POST JULY 26 Reflections: Bad Road Problem

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During the course of last week, six weeks after the 168th Independence Anniversary of Liberia on July 26, 2015, I went to Sinoe to attend the Burial of one of Liberia’s great Educators, Mrs. Frances Nyohnnohn Worjloh Mayson, who died at 97 years of age. This trip to Sinoe and back to Monrovia gave me better knowledge about some of Liberia’s problems, especially the bad road problem, and what to do to solve the problems. So, here I am sharing what I learned with all of you, readers and the people to whom you tell what you read.

The 167th Anniversary Celebrations should have been held in Sinoe and Grand Kru Counties last year, but were not held there because of unpreparedness, including the bad road condition. Well, as it was concluded that there was no longer the unpreparedness problem in 2015, the 168th Anniversary Celebrations were held in Sinoe and Grand Kru Counties. Millions of United States dollars were reported by the government of Liberia to have been spent making the road to and from the Celebrations good. Six weeks after the Celebrations, it took me 20 hours to go to Sinoe and return to Monrovia, when it should take approximately half that time when the road is good. The road is so very bad that it took two caterpillars pulling together to pull my eight cylinder jeep out of a very bad section of the road just half an hour out of Buchanan on the Grand Bassa County/Rivercess County Road.

In three sections of the entire road, it was impossible for vehicles to drive through, but Liberian unemployed youth used their shovels and diggers to make by-pass roads and helped to push vehicles to other parts of the main road that were passable. There are at least three places on the road where serious soil erosion has taken place to the extent that if no major road repair work is done this week, the road could be cut off in at least three places. The feeder roads are far worse than the main roads, making it impossible for poor people to get their produce to the market and so the produce gets rotten, rendering their already poor condition worse and worse, while few State Managers and their foreign allies become richer and richer through corruption that is now in its most deadly stage, the vampire stage. Such a Management is incapable of transformation from the bad to the good, as seen in the NOCAL saga.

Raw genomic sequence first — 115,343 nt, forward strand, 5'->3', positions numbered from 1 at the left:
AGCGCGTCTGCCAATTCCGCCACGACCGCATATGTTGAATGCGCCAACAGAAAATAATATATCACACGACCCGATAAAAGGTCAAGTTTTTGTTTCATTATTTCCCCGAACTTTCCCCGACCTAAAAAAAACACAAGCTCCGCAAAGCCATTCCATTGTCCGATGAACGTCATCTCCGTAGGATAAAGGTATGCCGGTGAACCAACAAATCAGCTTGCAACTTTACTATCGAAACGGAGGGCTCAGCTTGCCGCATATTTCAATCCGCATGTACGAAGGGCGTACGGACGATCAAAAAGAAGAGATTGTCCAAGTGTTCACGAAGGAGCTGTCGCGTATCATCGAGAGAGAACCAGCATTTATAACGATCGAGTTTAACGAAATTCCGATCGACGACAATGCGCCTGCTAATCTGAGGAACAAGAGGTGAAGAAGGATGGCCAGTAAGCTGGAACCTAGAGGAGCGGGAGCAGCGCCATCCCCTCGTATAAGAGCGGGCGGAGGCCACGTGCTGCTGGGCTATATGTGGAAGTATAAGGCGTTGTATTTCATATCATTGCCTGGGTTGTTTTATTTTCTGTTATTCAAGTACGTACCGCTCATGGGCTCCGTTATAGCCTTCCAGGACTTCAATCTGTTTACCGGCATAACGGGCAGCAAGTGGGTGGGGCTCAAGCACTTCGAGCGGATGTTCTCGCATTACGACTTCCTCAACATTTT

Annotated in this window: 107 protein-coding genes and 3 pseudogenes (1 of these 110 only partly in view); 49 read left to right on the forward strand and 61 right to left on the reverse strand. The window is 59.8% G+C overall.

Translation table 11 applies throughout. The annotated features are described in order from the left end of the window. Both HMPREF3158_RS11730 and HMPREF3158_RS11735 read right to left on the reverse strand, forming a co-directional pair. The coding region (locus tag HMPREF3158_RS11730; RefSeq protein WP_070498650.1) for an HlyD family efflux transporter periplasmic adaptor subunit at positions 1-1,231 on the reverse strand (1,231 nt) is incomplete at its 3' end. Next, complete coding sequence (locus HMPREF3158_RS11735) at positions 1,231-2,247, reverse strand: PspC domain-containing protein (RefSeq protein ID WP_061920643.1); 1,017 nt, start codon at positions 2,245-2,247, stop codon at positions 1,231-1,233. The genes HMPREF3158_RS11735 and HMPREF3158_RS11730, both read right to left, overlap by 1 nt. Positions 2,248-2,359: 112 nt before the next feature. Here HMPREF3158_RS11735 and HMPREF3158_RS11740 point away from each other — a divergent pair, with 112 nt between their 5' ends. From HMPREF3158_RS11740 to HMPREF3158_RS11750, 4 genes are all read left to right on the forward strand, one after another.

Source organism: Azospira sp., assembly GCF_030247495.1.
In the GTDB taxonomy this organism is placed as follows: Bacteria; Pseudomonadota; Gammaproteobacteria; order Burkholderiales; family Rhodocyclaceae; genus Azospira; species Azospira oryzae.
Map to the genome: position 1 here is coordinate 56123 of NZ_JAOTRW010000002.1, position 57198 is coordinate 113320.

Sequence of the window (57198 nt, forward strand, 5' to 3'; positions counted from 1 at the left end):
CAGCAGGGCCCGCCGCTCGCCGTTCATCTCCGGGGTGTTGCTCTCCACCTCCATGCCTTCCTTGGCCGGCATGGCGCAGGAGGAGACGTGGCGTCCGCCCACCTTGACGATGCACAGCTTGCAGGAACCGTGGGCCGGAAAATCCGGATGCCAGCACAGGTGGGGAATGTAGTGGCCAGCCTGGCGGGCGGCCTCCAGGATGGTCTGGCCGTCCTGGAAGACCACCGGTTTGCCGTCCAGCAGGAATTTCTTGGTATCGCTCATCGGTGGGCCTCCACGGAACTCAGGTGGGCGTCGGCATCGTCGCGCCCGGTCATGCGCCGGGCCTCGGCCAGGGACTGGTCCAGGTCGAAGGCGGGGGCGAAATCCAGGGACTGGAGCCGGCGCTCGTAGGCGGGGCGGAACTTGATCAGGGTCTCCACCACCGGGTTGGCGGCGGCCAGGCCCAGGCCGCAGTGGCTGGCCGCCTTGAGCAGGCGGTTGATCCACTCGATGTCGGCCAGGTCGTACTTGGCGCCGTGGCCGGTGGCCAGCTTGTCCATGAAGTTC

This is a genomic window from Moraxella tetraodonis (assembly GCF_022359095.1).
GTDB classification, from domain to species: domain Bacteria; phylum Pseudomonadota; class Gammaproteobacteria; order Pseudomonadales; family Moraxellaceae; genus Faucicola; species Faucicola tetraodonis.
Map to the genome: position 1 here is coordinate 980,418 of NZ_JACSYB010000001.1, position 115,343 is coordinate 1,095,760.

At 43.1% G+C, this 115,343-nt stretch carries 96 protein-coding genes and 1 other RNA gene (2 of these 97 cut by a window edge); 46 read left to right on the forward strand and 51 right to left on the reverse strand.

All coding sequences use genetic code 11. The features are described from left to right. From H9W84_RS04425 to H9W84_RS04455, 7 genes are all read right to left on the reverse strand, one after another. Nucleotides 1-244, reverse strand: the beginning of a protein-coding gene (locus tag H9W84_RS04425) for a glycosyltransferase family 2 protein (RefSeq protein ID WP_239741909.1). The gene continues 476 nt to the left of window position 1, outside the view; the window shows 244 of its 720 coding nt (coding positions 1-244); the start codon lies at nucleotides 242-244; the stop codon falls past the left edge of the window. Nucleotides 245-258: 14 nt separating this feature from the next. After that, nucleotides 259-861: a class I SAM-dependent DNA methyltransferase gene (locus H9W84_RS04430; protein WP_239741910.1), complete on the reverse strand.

The overriding question remains: how come the road became so very bad just after the 168th Anniversary? This reminds me about the remark made by a seven year old girl on Hotel Africa Road after the President of Liberia went to the Unity Conference Center to open an Ebola Treatment Unit there. The little girl said: “it looks like they fixed the road just for the President to pass and after two days the road became bad again.” Already, excuses are coming from high government sources to the effect that it is rainy season and the road will be fixed during the dry season. These excuses are not credible and are intended to continue to deceive the people of Liberia with massive corruption clearly seen in the millions of misused United States dollars on poor road construction when
there is know-how about fixing good all-weather roads. On the same Sinoe road, there is a good section fixed by a company called Solid Rock Company. Why was not the same road construction done for the other sections of the road which are now very bad? The Caldwell Bridge was just opened yesterday and you can see that the very bad 300 yards entrance to the Bridge when coming from Caldwell Junction was fixed, like paved road, during this raining season when heavy trucks were passing on the road. So, the raining season excuses of the government are not acceptable at all. The illiterate but intelligent women of West Point Township in Monrovia, convened under their Organization, the Seven Sisters, have the solution when they say that “the money problem is not Liberia’s main problem; the main problem for Liberia is the management/the leadership. With good management/governance, there can be good roads. The people of Liberia have yet another opportunity through the 2017
Elections to transform Liberia from management in a Vampire State that reproduces mass poverty to management in a Democratic State that uses the God-given resources of Liberia to improve the living conditions of the masses of the people of Liberia sustainably.

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